HTTP for HTML Authors, Part III - HTML with Style | WebReference

HTTP for HTML Authors, Part III - HTML with Style

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HTTP for HTML Authors, Part III

Zen and the art of URLs

When I first introduced URLs back in Tutorial 2, I mentioned that you should strive to make URLs as small and descriptive as possible. A good URL is short, to the point, doesn't contain too many non-alphanumeric characters, and is at least partially understandable by a human. To give you an example, compare these two URLs:

http://www.acme.com/cgi-bin/hermes.pl;amsesskey=88d89d87g6g89saedcd8csd89?refid=98140034556.html&action=display&category=PR
http://www.acme.com/news/pressreleases/1998/june/14/morons13release

You can imagine both being URLs that point to a press release from Acme Computer Corporation. However, the second one has some distinct advantages over the first one.

First of all, it's shorter. If I want to type this into an e-mail message and send it to a friend, or even scribble it on a napkin, it's possible. Also, even though the difference between the two URLs is only 72 bytes, if you multiply that by the number of visitors you get asking for it and the number of times you insert it into HTML pages, it could mean that it causes more than just a tiny blip on your bandwidth radar.

Speaking of which, the second URL is also easier to understand by those bipedal mammals that might occasionally visit your site. It is relatively obvious that this refers to the press release made on June 14, 1998 regarding the release of MORONS 1.3, in the news section of the Acme Web site. Some of this information is also there in the first URL, but it's not as obvious. This has two advantages: first of all, it's easier to remember, so that people can spread the word or come back to this even if they haven't bookmarked the page in their browser. Secondly, developers working on this site as well as users transcribing this URL from that beer-stained napkin can more easily spot errors and fix them.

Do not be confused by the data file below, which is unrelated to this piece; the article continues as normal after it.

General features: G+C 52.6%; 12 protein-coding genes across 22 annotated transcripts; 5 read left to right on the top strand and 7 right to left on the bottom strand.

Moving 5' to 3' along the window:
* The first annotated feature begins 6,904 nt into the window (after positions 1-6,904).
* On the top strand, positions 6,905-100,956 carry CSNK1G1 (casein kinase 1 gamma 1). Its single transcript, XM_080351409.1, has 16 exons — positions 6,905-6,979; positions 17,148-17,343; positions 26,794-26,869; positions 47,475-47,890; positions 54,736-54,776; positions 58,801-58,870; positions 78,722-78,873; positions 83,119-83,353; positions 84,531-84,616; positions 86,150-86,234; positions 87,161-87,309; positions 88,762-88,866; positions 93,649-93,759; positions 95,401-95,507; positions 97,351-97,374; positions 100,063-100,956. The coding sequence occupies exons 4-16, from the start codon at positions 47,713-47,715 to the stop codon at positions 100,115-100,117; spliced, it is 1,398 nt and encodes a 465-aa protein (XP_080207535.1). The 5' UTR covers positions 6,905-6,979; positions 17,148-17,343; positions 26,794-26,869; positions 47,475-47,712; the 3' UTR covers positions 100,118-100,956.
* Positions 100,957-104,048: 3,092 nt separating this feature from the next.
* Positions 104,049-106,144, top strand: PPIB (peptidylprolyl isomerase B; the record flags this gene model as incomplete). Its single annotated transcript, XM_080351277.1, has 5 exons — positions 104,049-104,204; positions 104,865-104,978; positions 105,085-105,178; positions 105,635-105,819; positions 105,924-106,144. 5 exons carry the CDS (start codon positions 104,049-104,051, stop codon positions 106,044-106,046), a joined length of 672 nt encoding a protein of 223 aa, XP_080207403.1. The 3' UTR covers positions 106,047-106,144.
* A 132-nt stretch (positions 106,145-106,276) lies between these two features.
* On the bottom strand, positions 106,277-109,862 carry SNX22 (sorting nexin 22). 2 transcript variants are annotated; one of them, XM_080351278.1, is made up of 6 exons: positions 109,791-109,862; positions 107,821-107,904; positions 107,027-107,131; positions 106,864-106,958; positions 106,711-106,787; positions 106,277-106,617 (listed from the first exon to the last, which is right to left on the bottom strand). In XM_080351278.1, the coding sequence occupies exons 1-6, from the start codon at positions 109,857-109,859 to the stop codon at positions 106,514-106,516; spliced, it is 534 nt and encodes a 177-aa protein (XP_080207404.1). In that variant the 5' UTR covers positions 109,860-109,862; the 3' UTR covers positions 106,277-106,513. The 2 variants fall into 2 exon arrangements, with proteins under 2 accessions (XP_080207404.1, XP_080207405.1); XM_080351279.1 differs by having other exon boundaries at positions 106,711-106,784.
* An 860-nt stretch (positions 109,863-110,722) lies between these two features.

Looking at the less human side of things again, the second URL doesn't have to change if the technologies you use on your site change. For instance, the first URL makes it blindingly obvious to anyone into that sort of thing that it is produced by a script written in the Perl programming language (notice the .pl suffix) which someone calls “Hermes” running as a CGI binary on the Web server (the /cgi-bin/ directory is a dead giveaway). If your company decides to drop Perl and CGI and opt for Java Servlets and JavaServer Pages instead, you would probably have to change this URL to reflect this.

Finally, and most importantly, the second URL is more or less guaranteed to always point to the same resource as long as it is available. The good thing about the second URL is that it won't change. There's room for more sections parallel to this one (notice the /news/pressreleases/ directory, which allows you to add /news/inthepress/ or /news/newsletter/ later on), the URL won't change if the ordering is changed on the page (the press release has a symbolic name, morons13release, instead of a number, so if you decide to insert something before it it won't change), there's nothing that depends on the implementation (no directory names, filename suffixes or weird codes, keys and serial numbers). This means that when the user comes back to this URL after a very, very long time, he won't be faced with the dreaded “404 - Not Found” message and be unable to find the press release.

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URL: http://www.webreference.com/html/tutorial30/1.html

Produced by Stephanos Piperoglou
Created: March 15, 2001
Revised: March 16, 2001